Indigenous child welfare Act is constitutional, says Supreme Court of Canada

Posted on February 19, 2024 in Child & Family Policy Context

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February 12, 2024.   by Madison Edward-Wright

Canada’s highest court has unanimously ruled that First Nations, Métis, and Inuit rights to self-government include jurisdiction over child and family services, throwing out the attorney general of Quebec’s 2022 appeal.

The Supreme Court of Canada has ruled that an Act Respecting First Nations, Inuit, and Métis Children, Youth, and Families (Bill C-92), which Parliament passed in 2019, is constitutional and not beyond Parliament’s jurisdiction as was claimed by the attorney general of Quebec in an appeal from 2022.

Section 35 of the Canadian Constitution affirms and recognizes Indigenous peoples’ right to self-govern. Bill C-92 additionally affirmed that the right to self-govern included “jurisdiction in relation to child and family services,” meaning Indigenous communities have sole authority over the care of their children.

The attorney general of Quebec initially argued in the Court of Appeal of Quebec that because Bill C-92 gives Indigenous communities exclusive authority over their children, it must be unconstitutional as child care falls under provincial jurisdiction and any change would require a broadening of the scope of s. 35 of the Constitution.

In its unanimous decision published on the morning of February 9, the Supreme Court explained that the Act is also well within Parliament’s jurisdiction because “the Act involves protecting the well‑being of Indigenous children, youth and families by promoting the delivery of culturally appropriate child and family services and, in so doing, advancing the process of reconciliation with Indigenous peoples.”

Quebec takes issue with Bill C-92

In February 2022, the Court of Appeal of Quebec found that s. 22 of Bill C-92 made Indigenous “laws absolute in relation to provincial laws.” Despite s. 35 of the Constitution Act, 1982, the Court argued Parliament does not have the power to make First Nations, Métis, and Inuit law supersede provincial law. The Court of Appeal’s decision also referenced subsection 24 of s. 91 of the Constitution, saying that “Parliament cannot use its authority […] to restrict or broaden the scope of s. 35 of the Constitution Act.”

Quebec’s argument boils down to an issue of jurisdiction that many provinces have echoed. By affirming First Nations, Métis, and Inuit communities’ total rights to govern and care for their children, Parliament allegedly infringed on provinces’ exclusive jurisdiction over child and family services.

The attorney general of Quebec argued that the unilateral attempt to confirm Indigenous communities’ complete autonomy over child welfare forced a broadening of the scope of s. 35 of the Constitution without following the right procedures.

Articles 1-17 of Bill C-92 “were adopted without real consultation with the provinces even though members of parliament are aware that provinces are responsible for child welfare, and that many of the provinces, including Quebec, have adapted their models so that they recognize Indigenous realities,” wrote the attorney general of Quebec in French in a submission to the Supreme Court.

An intervention by the Assemblée des Premières Nations Québec-Labrador (APNQL) and the Commission de la Santé et des Services Sociaux des Premières Nations du Québec du Labrador (CSSSPNQL) stated in French that “many generations of children and families have suffered and continue to suffer the abuses of a state system that is not adapted to their reality and their needs.”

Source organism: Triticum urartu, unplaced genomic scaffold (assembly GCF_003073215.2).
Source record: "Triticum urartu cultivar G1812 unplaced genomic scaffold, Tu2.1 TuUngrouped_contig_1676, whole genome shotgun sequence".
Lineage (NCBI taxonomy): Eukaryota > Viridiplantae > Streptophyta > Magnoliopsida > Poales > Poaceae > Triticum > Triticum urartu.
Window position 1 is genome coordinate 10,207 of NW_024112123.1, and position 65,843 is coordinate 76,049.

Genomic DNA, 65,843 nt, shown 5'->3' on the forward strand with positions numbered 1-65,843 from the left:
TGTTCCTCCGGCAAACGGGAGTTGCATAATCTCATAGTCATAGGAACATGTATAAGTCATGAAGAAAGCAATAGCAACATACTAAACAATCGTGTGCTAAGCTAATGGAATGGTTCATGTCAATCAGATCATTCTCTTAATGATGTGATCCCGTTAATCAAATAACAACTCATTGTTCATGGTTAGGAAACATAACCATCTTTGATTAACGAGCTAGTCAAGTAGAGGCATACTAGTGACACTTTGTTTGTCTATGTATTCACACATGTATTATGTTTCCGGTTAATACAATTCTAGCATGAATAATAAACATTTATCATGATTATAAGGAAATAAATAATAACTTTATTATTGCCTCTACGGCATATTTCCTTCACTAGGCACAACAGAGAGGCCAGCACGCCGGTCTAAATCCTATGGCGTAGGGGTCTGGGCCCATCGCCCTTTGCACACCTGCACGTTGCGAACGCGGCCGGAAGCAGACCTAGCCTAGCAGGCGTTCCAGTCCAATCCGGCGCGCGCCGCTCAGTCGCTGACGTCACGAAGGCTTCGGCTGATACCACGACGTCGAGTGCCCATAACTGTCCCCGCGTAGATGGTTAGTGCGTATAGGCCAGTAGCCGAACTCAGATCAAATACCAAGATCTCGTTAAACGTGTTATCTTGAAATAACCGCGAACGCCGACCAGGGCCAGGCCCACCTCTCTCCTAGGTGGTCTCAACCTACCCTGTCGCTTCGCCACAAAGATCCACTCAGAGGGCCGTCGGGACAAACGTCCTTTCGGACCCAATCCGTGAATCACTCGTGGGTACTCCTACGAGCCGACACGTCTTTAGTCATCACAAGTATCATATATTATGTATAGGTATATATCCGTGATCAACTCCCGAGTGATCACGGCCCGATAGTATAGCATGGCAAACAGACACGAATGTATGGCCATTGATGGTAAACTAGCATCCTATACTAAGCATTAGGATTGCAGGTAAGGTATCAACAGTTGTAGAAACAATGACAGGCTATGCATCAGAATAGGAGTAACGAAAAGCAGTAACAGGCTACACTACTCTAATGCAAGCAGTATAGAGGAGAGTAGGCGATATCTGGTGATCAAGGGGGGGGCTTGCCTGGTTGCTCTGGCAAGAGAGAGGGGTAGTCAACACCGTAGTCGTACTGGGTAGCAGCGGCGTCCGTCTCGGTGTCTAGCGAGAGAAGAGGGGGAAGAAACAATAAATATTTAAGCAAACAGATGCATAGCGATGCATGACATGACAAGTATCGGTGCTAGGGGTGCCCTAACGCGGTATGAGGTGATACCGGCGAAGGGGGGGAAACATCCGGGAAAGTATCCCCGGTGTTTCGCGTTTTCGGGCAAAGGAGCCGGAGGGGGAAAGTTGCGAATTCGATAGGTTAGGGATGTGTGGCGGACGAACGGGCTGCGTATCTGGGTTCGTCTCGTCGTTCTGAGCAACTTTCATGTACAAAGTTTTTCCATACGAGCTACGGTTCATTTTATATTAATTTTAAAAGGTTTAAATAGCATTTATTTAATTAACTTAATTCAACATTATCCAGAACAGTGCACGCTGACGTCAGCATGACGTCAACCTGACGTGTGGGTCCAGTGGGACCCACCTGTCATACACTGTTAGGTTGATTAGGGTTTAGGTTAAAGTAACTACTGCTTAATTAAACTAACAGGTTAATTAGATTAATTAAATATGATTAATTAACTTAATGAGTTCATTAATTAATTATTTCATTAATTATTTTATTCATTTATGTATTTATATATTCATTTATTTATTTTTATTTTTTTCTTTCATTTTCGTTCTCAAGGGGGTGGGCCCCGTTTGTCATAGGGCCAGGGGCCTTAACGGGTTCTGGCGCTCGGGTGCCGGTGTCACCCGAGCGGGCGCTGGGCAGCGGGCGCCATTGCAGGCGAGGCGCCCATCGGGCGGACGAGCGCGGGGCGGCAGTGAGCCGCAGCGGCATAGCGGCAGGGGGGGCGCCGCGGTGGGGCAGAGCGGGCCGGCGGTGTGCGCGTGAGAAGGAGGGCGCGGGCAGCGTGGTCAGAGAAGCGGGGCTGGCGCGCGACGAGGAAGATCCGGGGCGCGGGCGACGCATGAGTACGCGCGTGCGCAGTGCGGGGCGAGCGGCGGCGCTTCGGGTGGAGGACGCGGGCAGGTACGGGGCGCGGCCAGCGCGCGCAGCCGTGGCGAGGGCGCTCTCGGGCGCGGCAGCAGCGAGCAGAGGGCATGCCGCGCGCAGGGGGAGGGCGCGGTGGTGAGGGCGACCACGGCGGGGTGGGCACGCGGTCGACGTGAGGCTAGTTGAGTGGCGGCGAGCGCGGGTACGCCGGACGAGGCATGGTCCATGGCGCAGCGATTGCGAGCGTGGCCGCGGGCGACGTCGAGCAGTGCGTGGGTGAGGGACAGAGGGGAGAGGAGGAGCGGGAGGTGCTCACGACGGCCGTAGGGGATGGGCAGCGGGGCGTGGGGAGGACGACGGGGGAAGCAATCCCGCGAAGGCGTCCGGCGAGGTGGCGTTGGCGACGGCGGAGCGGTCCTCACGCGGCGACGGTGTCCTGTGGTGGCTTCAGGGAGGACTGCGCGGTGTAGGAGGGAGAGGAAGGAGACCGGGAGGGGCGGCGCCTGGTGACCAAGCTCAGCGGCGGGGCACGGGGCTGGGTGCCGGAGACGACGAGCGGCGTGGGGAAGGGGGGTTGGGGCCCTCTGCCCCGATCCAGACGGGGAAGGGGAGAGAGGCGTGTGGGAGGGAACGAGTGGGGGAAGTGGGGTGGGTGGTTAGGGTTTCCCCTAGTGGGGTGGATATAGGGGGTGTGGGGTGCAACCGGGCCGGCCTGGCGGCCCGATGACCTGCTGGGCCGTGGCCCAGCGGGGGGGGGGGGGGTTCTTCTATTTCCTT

“The punitive and judicialized approach of the province, showcased by the Youth Protection Act, is incompatible with First Nations’ goals and aspirations,” the intervention continued. “The attorney general of Quebec admits that First Nations children are overrepresented in the youth protection system in Quebec and across Canada, which constitutes a threat to their language, cultural continuity, and the identities of First nations children and communities.”

What Bill C-92 means for Indigenous communities

While under the supervision of provincial governments, foster care systems across the country have experienced a disproportionate rise in the number of First Nations, Métis, and Inuit children entering care.  In 2021, Indigenous children made up about eight per cent of the population in Canada between the ages of zero and 14 but represented 53.8 per cent of children from the same age range in foster care.

The foster care system in Canada has also been linked to the ongoing missing and murdered Indigenous women, girls, and 2SLGBTQI+ people crisis. The abuse and isolation that Indigenous children face in the foster care system leave them vulnerable to further abuse and exploitation.

Bill C-92 aims to address the ongoing crisis Indigenous children are facing by turning their care over to the people who know them best: their communities.

In response to the Supreme Court’s decision to uphold Bill C-92, the First Nations Child & Family Caring Society published a statement by its executive director Cindy Blackstock that celebrated the “protection of the wellbeing of First Nations, Inuit, and Métis children, youth, and families.”

“Now it is up to the provincial, territorial and federal governments to make sure they provide the resources and supports needed for First Nations, Métis and Inuit children and youth to grow up safely at home, get a good education, be healthy and proud of who they are,” Blackstock wrote.

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